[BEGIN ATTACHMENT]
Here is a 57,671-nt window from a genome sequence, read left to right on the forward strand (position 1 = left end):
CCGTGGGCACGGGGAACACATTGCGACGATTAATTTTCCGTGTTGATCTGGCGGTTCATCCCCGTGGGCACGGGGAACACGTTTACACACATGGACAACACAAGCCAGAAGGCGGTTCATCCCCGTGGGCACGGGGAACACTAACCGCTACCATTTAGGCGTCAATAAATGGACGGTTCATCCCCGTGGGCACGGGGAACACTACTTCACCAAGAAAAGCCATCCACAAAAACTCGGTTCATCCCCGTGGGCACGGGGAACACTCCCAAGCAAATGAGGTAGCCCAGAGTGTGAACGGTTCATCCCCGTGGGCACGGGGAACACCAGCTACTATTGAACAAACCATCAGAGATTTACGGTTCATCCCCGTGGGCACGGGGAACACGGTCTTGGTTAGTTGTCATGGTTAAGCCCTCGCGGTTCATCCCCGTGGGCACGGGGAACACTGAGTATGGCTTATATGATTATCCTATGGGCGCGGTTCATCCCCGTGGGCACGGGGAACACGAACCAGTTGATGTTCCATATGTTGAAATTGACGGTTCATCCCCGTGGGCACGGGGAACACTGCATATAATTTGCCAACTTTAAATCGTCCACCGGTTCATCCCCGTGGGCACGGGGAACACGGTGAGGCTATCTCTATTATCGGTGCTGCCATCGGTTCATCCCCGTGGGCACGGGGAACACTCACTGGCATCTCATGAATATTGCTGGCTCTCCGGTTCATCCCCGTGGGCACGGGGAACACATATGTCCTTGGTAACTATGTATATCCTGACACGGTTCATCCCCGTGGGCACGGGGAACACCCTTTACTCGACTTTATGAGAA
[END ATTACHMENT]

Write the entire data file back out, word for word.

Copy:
Here is a 57,671-nt window from a genome sequence, read left to right on the forward strand (position 1 = left end):
CCGTGGGCACGGGGAACACATTGCGACGATTAATTTTCCGTGTTGATCTGGCGGTTCATCCCCGTGGGCACGGGGAACACGTTTACACACATGGACAACACAAGCCAGAAGGCGGTTCATCCCCGTGGGCACGGGGAACACTAACCGCTACCATTTAGGCGTCAATAAATGGACGGTTCATCCCCGTGGGCACGGGGAACACTACTTCACCAAGAAAAGCCATCCACAAAAACTCGGTTCATCCCCGTGGGCACGGGGAACACTCCCAAGCAAATGAGGTAGCCCAGAGTGTGAACGGTTCATCCCCGTGGGCACGGGGAACACCAGCTACTATTGAACAAACCATCAGAGATTTACGGTTCATCCCCGTGGGCACGGGGAACACGGTCTTGGTTAGTTGTCATGGTTAAGCCCTCGCGGTTCATCCCCGTGGGCACGGGGAACACTGAGTATGGCTTATATGATTATCCTATGGGCGCGGTTCATCCCCGTGGGCACGGGGAACACGAACCAGTTGATGTTCCATATGTTGAAATTGACGGTTCATCCCCGTGGGCACGGGGAACACTGCATATAATTTGCCAACTTTAAATCGTCCACCGGTTCATCCCCGTGGGCACGGGGAACACGGTGAGGCTATCTCTATTATCGGTGCTGCCATCGGTTCATCCCCGTGGGCACGGGGAACACTCACTGGCATCTCATGAATATTGCTGGCTCTCCGGTTCATCCCCGTGGGCACGGGGAACACATATGTCCTTGGTAACTATGTATATCCTGACACGGTTCATCCCCGTGGGCACGGGGAACACCCTTTACTCGACTTTATGAGAA